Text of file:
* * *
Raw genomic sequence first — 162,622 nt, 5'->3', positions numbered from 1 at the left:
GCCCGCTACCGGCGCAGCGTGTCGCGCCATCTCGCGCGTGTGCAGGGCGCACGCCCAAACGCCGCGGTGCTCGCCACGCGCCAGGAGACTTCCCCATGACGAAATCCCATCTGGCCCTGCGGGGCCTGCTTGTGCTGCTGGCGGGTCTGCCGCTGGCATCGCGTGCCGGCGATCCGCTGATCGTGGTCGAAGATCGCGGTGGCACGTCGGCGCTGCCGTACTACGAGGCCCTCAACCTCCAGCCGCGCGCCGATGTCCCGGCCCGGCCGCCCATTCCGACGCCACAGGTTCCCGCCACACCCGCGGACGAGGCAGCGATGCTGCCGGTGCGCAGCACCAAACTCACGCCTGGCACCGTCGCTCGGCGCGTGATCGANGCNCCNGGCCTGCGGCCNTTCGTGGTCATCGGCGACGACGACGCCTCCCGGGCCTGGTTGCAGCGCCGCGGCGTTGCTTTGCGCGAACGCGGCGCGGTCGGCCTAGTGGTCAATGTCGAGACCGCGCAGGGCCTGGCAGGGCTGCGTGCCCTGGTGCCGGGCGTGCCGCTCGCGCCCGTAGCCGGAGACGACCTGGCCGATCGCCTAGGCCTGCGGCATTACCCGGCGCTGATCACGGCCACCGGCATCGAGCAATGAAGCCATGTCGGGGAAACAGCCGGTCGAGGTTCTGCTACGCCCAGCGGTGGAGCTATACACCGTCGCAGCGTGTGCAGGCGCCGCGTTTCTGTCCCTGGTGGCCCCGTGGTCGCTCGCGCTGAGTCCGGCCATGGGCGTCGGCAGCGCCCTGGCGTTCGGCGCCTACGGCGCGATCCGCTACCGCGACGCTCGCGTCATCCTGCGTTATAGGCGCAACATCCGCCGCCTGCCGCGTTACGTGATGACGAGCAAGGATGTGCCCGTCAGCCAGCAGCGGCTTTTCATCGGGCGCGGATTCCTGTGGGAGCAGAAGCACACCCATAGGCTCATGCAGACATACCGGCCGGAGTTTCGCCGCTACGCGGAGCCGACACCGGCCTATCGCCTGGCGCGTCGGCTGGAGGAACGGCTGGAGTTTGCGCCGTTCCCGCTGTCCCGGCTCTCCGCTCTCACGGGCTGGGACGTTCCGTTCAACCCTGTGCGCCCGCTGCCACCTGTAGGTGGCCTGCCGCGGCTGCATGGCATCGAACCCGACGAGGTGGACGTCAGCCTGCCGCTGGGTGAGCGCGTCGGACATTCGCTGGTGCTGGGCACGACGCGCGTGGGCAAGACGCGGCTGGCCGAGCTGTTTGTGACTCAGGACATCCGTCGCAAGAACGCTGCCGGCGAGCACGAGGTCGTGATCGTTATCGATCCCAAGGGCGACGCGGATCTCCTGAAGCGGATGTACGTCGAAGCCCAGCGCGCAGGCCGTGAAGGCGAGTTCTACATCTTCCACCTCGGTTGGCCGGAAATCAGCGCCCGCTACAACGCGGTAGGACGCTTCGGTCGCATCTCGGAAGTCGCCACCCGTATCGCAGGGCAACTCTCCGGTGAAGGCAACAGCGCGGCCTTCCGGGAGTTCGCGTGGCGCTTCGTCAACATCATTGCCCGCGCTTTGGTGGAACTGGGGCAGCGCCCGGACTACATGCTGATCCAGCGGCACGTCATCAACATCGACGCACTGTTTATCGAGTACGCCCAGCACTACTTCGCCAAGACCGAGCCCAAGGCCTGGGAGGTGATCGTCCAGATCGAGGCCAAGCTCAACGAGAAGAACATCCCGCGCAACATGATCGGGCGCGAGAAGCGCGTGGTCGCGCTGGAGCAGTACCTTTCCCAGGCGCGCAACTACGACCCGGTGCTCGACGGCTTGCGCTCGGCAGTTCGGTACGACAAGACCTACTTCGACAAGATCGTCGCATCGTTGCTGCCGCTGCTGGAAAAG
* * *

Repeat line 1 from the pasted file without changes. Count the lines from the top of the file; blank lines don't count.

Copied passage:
Raw genomic sequence first — 162,622 nt, 5'->3', positions numbered from 1 at the left: